Jason Hiner: How about Samsung in the enterprise? KNOX is a technology that enables workers to essentially sandbox their personal apps so that they don't mix with business apps and data. Does the enterprise trust Samsung devices and how are they doing in lucrative corporate deployments?
Steve Ranger: I think they are beginning to. Android security has grown up a lot in the last couple of years, especially when you can add third party tools on top like KNOX. Not everyone wants to have an iPhone after all, so there's plenty of companies looking around for another option. And Android is so pervasive it's an inevitable choice.
Larry Dignan: Samsung is making nice enterprise moves and I think will emerge as a trusted vendor. Corporate deployments have been typically through the channel. Samsung's mission will be to tie custom apps to the back end systems and then show the integration with smart signage and other parts. Whether it's Samsung, Apple or Microsoft I think the days of one vendor being deployed are over. In mobility, I don't think folks want one vendor to choke.
Jason Hiner: Okay, one last question. Let's put on our prognosticator caps. Google is taking more and more control over Android, so that it can own the most profitable parts of it and leave the OEMs to battle it out over the low-margin hardware business (just like Microsoft did with Windows PCs a generation ago). Samsung will certainly stick with Android for the S7, but could the Galaxy S8 run on Samsung's own Tizen instead?(edited)
Steve Ranger: Short answer is no. Too complicated, too much too change. Long term its a bigger question. I reckon the vast majority of Android owners have no interest in the operating system at all so long as they can get the apps they need. So like everything else it comes down to getting the devs on board with a new operating system which is tough - just ask Microsoft. That's why Samsung might have more luck building out the ecosystem with things like mobile payments but it remains a steep climb.
Samsung would absolutely love to move to Tizen, but reality keeps getting in the way.— Chris Duckett
Jason Hiner: I think, at some point, the Galaxy brand becomes Tizen-powered. It makes more sense than trying to spin up another flagship brand--which is a long slog. But even then, I do think Samsung will still make Android phones as well. It's a company that likes to throw a lot of different SKUs at the market.
Larry Dignan: If you could develop Tizen and use the Android apps perhaps it could work. I've had the pure Android experience before and frankly was disappointed with stability, crashes and other headaches. I could see where a Samsung overlay would work. But it's a long-term play and you need an ecosystem. The real swing factor will be how much pain Samsung feels as Google takes more control of Android. For instance, does Samsung really have the motivation to push Tizen over Android. Do buyers care? I don't know just yet.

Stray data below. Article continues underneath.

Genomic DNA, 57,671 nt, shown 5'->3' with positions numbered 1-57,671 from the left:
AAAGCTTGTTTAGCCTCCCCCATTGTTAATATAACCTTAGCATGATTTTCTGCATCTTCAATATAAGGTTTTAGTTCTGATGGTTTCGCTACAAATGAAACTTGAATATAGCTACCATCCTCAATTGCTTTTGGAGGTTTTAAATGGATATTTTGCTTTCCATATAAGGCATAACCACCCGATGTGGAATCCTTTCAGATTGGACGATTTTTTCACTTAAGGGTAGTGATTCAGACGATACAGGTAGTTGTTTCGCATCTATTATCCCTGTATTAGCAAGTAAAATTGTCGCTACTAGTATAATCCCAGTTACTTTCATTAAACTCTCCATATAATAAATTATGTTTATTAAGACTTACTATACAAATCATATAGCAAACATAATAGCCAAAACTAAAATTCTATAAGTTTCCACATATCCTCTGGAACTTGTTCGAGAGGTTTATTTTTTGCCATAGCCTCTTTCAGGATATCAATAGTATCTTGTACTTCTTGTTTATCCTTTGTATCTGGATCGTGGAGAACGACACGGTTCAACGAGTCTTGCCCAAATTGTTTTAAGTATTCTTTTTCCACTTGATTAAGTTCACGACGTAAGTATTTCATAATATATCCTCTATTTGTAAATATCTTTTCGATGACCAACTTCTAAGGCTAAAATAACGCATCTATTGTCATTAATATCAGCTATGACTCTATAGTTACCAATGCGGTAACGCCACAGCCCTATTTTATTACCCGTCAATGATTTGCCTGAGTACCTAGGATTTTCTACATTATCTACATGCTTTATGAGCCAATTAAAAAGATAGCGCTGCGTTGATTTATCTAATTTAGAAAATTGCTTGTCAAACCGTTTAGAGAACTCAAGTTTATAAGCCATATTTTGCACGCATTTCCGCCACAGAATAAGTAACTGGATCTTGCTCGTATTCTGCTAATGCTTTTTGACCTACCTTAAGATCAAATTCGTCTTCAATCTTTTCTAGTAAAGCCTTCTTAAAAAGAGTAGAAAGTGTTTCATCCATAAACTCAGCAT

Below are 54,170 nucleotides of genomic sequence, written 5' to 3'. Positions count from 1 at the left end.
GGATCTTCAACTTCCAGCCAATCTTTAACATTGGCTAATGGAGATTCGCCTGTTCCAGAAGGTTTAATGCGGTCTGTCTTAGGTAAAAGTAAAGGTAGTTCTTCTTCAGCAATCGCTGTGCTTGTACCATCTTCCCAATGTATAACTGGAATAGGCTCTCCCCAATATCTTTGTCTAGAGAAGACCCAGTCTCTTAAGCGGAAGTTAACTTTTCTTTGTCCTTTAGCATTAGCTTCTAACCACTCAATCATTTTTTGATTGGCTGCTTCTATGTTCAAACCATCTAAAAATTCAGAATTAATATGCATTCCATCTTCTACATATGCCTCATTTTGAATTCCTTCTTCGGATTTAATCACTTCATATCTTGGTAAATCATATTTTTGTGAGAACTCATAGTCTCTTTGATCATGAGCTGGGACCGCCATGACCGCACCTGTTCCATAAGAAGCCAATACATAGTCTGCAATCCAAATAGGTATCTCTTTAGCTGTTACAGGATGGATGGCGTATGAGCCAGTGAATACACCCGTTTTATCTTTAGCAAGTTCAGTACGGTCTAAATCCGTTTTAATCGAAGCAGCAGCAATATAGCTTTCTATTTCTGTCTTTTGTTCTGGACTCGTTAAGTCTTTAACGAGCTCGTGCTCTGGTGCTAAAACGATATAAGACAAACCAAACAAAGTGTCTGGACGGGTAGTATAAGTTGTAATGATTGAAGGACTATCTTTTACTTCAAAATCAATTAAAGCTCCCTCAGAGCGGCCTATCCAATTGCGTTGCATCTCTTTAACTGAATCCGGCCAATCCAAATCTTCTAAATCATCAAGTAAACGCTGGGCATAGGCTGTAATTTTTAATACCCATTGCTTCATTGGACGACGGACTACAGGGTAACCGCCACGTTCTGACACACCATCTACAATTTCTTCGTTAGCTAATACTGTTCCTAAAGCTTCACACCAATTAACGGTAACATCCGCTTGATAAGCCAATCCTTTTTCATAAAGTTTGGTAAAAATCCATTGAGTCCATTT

Chris Duckett: Samsung would absolutely love to move to Tizen, but reality keeps getting in the way. Android is the only open solution for an app ecosystem that phone makers can use. And no-one has ever made an Android compatibility layer work properly and seemlessly (if you ever tried Android apps on a BlackBerry 10 device, you'll know that pain well). No-one talks about making Tizen apps, and why would they? It's an OS that does everything from TVs to watches and doesn't have much utility or market share in either. If Microsoft with all its resources and install base couldn't make Windows Phone a viable mainstream platform, it would take a large amount of hubris for Samsung to think it could have success where Redmond has failed. Google has the Android chicken, and it also has all the eggs.
ZDNet's Monday Morning Opener is our opening salvo for the week in tech. As a global site, this editorial publishes on Monday at 8am AEST in Sydney, Australia, which is 6pm Eastern Time on Sunday in the US. It is written by a member of ZDNet's global editorial board, which is comprised of our lead editors across Asia, Australia, Europe, and the US.
Previously on the Monday Morning Opener:
- A call for more cloud computing transparency
- Microsoft and mobile: The headache that won't go away
- If a smartphone vendor acquiesces to anti-encryption laws, don't use them
- Why it's time to give Twitter back to the community
- Business, tech leaders' challenge : Finding innovation that matters
- Amazon's 2016: Five key cloud, e-commerce questions
- Tech predictions 2016: 4 business trends to watch
- The 5 trends that rocked business tech in 2015
- The state of enterprise software: 5 lessons
- How TV apps are about to remake the small screen and unleash a new land grab